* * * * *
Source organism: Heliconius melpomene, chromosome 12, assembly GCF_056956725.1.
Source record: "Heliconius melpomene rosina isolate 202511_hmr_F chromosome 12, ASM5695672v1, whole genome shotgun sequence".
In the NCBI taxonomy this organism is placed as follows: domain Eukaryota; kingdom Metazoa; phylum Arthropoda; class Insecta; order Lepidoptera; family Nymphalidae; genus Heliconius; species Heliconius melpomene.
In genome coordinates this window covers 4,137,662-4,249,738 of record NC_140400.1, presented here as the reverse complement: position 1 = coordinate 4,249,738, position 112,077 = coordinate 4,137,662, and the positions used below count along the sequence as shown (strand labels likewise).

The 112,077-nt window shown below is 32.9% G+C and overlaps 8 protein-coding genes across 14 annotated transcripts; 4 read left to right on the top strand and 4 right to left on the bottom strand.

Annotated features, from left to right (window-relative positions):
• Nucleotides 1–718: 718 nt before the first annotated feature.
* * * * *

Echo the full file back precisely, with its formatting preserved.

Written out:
Source organism: Heliconius melpomene, chromosome 12, assembly GCF_056956725.1.
Source record: "Heliconius melpomene rosina isolate 202511_hmr_F chromosome 12, ASM5695672v1, whole genome shotgun sequence".
In the NCBI taxonomy this organism is placed as follows: domain Eukaryota; kingdom Metazoa; phylum Arthropoda; class Insecta; order Lepidoptera; family Nymphalidae; genus Heliconius; species Heliconius melpomene.
In genome coordinates this window covers 4,137,662-4,249,738 of record NC_140400.1, presented here as the reverse complement: position 1 = coordinate 4,249,738, position 112,077 = coordinate 4,137,662, and the positions used below count along the sequence as shown (strand labels likewise).

The 112,077-nt window shown below is 32.9% G+C and overlaps 8 protein-coding genes across 14 annotated transcripts; 4 read left to right on the top strand and 4 right to left on the bottom strand.

Annotated features, from left to right (window-relative positions):
• Nucleotides 1–718: 718 nt before the first annotated feature.